While these numbers do not make active investment management look like a wise decision, the truth is probably even more dire.  This analysis looks only at funds that were still in existence at the end of 2012.  The actively managed funds that did poorly enough to shut down are no longer reporting and are therefore not included in this analysis.  This survivorship bias implies that index fund returns are even more superior to active fund returns than the numbers indicate.

 

Negative skill or high fees?

So are professional investors really underperforming the market or are they earning positive alpha (returns in excess of the market) but capturing all of the gains for themselves with high fees?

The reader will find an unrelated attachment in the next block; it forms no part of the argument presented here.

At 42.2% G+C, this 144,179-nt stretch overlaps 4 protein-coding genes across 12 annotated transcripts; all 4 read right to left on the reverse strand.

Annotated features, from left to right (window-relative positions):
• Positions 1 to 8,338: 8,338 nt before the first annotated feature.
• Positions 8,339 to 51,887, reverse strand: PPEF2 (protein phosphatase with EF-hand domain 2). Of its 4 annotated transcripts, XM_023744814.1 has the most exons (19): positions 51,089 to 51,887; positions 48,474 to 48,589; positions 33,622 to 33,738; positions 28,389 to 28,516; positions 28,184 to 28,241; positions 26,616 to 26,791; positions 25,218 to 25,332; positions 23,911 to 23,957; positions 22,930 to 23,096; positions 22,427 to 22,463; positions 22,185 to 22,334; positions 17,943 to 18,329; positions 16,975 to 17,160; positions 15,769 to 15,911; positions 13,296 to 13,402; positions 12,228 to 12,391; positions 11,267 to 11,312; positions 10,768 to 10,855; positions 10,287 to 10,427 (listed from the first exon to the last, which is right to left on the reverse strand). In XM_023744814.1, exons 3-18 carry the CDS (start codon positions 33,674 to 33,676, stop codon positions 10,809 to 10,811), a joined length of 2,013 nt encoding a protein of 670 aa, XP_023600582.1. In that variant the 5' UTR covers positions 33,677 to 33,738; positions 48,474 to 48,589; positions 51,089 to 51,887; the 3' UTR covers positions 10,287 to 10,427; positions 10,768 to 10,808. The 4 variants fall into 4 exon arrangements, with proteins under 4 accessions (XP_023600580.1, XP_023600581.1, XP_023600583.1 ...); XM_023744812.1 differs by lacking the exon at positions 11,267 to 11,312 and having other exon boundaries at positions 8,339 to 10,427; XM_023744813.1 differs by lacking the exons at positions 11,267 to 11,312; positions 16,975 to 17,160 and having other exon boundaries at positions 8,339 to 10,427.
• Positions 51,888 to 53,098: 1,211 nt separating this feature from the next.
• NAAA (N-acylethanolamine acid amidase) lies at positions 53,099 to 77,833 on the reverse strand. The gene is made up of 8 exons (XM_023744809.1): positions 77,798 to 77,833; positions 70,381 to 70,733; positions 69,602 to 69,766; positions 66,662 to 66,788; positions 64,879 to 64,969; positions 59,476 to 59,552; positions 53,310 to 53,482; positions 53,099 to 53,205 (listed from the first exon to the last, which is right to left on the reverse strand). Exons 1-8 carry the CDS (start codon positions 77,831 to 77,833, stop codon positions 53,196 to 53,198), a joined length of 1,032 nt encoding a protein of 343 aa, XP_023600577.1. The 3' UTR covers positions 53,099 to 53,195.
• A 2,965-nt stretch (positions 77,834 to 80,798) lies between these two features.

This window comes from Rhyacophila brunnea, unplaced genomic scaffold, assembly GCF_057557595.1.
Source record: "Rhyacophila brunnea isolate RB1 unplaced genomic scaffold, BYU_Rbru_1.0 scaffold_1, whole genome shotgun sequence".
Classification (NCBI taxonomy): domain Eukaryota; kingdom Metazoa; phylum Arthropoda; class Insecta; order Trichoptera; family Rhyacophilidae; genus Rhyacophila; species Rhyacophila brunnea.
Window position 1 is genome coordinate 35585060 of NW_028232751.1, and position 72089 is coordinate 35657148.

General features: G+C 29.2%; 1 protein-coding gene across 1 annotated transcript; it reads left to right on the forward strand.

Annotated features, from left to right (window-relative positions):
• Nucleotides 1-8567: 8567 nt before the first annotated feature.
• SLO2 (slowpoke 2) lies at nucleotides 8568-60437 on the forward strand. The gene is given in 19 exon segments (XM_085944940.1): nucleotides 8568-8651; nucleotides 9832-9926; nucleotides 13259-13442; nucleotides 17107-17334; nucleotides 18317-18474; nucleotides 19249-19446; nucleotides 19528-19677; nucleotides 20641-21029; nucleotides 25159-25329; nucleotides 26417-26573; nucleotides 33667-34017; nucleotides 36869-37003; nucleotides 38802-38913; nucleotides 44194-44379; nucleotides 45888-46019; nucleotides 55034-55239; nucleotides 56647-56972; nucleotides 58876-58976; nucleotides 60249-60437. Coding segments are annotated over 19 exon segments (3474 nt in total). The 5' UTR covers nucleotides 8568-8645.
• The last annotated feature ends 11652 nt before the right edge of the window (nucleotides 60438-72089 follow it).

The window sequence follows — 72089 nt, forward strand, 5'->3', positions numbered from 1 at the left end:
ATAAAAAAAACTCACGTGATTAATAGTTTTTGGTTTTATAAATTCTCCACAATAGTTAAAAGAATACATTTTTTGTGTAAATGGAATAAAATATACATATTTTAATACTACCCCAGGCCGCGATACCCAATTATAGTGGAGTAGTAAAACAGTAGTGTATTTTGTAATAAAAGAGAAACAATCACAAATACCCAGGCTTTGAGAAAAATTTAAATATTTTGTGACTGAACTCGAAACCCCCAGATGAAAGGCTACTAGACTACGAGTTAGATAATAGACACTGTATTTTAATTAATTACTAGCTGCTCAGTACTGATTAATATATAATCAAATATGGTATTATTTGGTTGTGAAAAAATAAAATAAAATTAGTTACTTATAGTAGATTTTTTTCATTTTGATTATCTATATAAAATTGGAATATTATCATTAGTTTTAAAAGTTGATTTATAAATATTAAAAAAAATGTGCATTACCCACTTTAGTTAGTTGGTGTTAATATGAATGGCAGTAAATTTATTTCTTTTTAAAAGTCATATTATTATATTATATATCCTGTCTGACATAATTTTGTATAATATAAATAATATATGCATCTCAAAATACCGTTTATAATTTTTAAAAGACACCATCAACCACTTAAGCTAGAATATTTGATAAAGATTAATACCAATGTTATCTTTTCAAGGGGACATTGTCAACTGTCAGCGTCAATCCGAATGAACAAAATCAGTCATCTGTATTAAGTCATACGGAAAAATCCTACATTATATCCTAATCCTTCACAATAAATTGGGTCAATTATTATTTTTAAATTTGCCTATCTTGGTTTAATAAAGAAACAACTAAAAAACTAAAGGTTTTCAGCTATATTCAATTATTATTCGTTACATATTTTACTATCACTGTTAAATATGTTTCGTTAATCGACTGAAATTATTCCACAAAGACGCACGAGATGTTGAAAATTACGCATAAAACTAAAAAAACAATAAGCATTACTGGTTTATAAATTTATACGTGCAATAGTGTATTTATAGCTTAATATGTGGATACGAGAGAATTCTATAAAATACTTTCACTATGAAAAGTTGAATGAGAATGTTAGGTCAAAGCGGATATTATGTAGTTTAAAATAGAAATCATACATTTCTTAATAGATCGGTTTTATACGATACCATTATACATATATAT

The data shows that the latter is the case.  Active managers earn 0.12% higher annual returns than index investors before fees, but because they charge an average fee of 1.07%, much higher than the average index fee of only 0.15%, active investors are left with 0.80% less than index investors despite their manager earnings superior returns.

All Asset Classes
Active Index Index – Active Interpretation
Average Returns 6.50% 7.30% 0.80% Index has higher take-home return
Average Fees 1.07% 0.15% -0.92% Index has lower fees
Average Returns before Fees 7.57% 7.45% -0.12% Active has higher pre-expense return
*All numbers are asset-weighted

 

U.S. Equity Only
Active Index Index – Active Interpretation
Average Returns 7.19% 7.65% 0.46% Index has higher take-home return
Average Fees 1.12% 0.12% -1.00% Index has lower fees